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The Right Tools

A Guide to Selecting, Evaluating, and Implementing Classroom Resources and Practices

In The Right Tools, Towanda Harris lays out a path that teachers and administrators can use to make informed decisions about what resources and practices they need for the students they teach. Rather than telling you what to buy or use, Towanda offers tools and guidance to help you to make that decision.

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Today, educators often find themselves facing a dizzying array of materials and resources, whether they are a box of dusty skills cards handed down from a retiring teacher, a professional book passed on by a colleague, a procedure recommended by a supervisor, a program required by a district, a book reviewed on a blog, a unit downloaded from a website, or a strategy highlighted in a brochure. But how do we know which of these will help the children in our classrooms? How do we find helpful resources without squandering funding or instructional time—not to mention our students’ potential?

In The Right Tools, Towanda Harris lays out a path that teachers and administrators can use to make informed decisions about what resources and practices they need for the students they teach. Rather than telling you what to buy or use, Towanda offers tools and guidance to help you to make that decision as you

  • identify what you and your students need
  • match resources with your goals for your students
  • use the resource with a focus on your students
  • assess how well the resource is working
  • adjust how you are using the resource as necessary
  • utilize one of the most powerful resources available to you as a teacher—your colleagues.

Resources are only a piece of your teaching, alongside knowledge of best practices, and a deep understanding of your students. Yet each of these pieces can have powerful effects. By finding and using resources that are well matched to your students and their academic goals, you can keep working to help students reach their full potential.

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Contents

This book lays out a path for identifying what you are looking for in classroom resources, gives criteria for considering specific resources, offers ideas for how to put the chosen resource(s) to use strategically, and provides suggestions for assessing whether the resource(s) are working. Each of the chapters answers a guiding question.

Chapter 1: What Are My Students’ Strengths and Needs?

Think about the difference between going grocery shopping when you have a list and running into the store without a plan when you’re already hungry. You’re more likely to come home with what you need—and only what you need—when you’ve planned in advance. This chapter introduces tools to help you to identify what you and your students need, so that you make your own “shopping list” of what to look for in the resources you consider.

Tools in this chapter: 

  • The Student Progress Tracker helps you to identify students’ strengths and needs and to monitor their progress across the year. 
  • The Student Progress Descriptors can help you use your observations about students to identify their strengths and needs. 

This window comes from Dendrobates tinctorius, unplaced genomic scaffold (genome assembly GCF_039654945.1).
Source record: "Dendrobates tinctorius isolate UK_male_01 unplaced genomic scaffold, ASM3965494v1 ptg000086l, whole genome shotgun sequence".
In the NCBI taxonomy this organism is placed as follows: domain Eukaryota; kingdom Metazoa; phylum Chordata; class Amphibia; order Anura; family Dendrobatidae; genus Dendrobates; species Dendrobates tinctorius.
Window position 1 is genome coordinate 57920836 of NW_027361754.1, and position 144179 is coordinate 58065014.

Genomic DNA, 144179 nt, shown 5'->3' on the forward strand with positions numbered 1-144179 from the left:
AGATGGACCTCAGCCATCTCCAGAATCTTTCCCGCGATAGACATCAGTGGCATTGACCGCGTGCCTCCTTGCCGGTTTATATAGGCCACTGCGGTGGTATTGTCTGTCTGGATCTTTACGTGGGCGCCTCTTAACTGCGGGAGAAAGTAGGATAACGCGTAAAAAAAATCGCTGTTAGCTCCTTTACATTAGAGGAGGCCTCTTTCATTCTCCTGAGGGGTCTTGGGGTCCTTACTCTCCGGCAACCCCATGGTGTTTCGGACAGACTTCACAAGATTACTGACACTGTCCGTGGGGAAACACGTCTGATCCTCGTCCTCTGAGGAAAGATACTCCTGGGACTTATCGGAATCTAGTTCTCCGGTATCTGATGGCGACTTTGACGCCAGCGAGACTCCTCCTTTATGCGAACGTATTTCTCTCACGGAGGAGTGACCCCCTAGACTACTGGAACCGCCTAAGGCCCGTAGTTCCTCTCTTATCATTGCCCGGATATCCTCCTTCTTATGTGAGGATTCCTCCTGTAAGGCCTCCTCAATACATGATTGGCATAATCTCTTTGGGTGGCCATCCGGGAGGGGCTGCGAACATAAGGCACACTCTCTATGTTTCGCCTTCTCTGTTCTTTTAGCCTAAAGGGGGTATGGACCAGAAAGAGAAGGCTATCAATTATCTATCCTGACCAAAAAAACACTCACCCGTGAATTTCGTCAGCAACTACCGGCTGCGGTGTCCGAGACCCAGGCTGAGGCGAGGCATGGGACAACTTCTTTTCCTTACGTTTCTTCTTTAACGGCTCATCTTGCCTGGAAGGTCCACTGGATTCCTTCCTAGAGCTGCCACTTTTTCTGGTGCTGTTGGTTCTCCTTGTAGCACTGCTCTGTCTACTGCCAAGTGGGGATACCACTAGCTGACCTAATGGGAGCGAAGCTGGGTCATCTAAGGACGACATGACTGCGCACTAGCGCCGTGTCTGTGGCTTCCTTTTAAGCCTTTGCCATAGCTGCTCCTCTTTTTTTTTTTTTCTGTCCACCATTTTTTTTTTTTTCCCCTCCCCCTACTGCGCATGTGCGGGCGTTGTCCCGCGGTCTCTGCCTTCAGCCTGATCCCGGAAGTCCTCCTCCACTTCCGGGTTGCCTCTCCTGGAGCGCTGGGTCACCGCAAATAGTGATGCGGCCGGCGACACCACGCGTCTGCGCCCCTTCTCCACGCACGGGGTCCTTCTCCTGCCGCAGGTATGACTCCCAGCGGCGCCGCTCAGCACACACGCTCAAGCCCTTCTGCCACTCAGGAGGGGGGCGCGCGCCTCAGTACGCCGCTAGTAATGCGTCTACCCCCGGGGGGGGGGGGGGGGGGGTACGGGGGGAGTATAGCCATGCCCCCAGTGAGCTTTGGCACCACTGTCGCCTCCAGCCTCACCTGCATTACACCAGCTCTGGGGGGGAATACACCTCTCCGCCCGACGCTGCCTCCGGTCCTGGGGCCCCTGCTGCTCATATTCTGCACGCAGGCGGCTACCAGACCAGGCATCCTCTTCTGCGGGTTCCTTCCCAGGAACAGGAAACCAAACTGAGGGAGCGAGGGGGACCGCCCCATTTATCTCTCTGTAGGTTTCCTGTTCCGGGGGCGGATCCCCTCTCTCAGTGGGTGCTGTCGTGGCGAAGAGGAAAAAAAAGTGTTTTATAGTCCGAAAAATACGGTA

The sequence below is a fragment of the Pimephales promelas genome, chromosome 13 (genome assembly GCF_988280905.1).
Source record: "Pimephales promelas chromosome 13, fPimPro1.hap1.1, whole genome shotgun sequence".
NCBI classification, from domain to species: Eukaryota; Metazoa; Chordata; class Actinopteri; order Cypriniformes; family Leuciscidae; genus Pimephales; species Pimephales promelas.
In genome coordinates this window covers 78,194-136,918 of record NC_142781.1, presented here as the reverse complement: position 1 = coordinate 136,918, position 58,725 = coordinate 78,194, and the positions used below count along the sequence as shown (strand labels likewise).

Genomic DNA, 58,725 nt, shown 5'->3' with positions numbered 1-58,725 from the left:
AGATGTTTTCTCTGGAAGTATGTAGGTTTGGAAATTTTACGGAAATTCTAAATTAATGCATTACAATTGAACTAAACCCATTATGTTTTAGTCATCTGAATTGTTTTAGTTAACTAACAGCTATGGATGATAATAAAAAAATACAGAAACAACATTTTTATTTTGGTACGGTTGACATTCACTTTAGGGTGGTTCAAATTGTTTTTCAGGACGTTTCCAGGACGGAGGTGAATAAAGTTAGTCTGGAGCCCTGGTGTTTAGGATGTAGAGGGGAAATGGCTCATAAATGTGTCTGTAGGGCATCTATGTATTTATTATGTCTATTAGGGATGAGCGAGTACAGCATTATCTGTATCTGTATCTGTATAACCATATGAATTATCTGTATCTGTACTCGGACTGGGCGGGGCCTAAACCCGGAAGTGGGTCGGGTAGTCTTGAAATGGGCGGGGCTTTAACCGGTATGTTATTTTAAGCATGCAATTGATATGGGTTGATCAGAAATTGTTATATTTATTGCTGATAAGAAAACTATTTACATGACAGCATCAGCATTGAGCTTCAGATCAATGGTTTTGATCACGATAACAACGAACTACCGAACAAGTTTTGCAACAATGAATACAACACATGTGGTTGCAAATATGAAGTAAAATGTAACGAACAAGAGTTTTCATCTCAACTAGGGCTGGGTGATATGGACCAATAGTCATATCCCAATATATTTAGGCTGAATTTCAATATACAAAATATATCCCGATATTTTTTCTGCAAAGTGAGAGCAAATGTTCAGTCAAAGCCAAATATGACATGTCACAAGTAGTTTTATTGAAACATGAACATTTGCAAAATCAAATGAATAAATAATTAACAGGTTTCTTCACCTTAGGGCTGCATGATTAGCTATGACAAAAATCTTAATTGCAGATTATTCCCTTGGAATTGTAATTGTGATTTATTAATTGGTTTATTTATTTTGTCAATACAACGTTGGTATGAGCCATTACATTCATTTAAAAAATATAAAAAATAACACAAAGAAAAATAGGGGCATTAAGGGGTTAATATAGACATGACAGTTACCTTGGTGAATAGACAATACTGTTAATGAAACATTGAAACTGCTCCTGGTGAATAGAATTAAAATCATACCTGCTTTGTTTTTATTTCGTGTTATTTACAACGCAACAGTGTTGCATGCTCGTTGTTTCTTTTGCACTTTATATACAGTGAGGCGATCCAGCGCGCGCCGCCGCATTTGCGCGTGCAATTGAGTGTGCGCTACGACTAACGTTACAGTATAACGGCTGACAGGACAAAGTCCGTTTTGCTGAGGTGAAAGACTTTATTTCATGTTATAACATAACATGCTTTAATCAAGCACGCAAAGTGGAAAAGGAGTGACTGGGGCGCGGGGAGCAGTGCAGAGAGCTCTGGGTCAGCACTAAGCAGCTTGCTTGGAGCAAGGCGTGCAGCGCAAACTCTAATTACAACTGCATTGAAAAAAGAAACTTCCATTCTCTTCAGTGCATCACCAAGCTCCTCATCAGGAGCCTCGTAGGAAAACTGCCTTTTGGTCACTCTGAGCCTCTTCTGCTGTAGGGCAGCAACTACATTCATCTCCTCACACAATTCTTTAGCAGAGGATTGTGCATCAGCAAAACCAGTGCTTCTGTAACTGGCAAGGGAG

• The Student Self-Reflection Checklist and Goal-Setting: Tracking Achievements involve students in their own learning.

Chapter 2: How Good Is It?

Many resources can look impressive at first, but how well do they work for the students in your classroom? The tools in this chapter will help you to consider the skills the resources support, the options they offer you as a teacher, and the alignment of the resources with your goals for your students. Additionally, the chapter discusses what “research-based” really xiv Introduction means and includes questions to consider when examining research-based materials.

Tools in this chapter: 

  • The Resource Inventory Checklist enables us to compare resources in an apples-to-apples format. 
  • Unpacking the Standards helps us to identify the specific skills the standards require students to master.

Chapter 3: How Will I Use It?

Even if a resource comes with detailed instructions, it’s still up to us—the educators who know our students best—to decide how to use it best for our students. This chapter discusses how to keep the focus on our students’ strengths and needs when we try a new resource.

The tool in this chapter: 

  • The Grouping Planner connects the choices you make about instruction to how those choices will benefit your students.

Chapter 4: Is It Working for My Students?

You’ve piloted a new resource. But is it helping your students? This chapter discusses how to use checkpoint assessments and feedback to assess how the resource is working. It also offers guidance for keeping your class on track to meet their goals.

Chapter 5: How Do I Collaborate to Learn Even More?

No matter how well prepared we are for our work, collaboration can help us to support our students even better. This chapter focuses on one of the most powerful resources available to you as a teacher: your colleagues.

The tool in this chapter: 

  • The Meeting Guide provides a structure for drawing on your team’s strengths and identifying actionable outcomes.
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    At the close of each chapter are guiding questions to start conversations with colleagues, instructional coaches, administrators, and other teachers as we consider what to look for in resources and approaches. These guiding questions help bring the focus back to students as we search for the right tools to meet their needs from year to year.

    Samples

    Companion Resources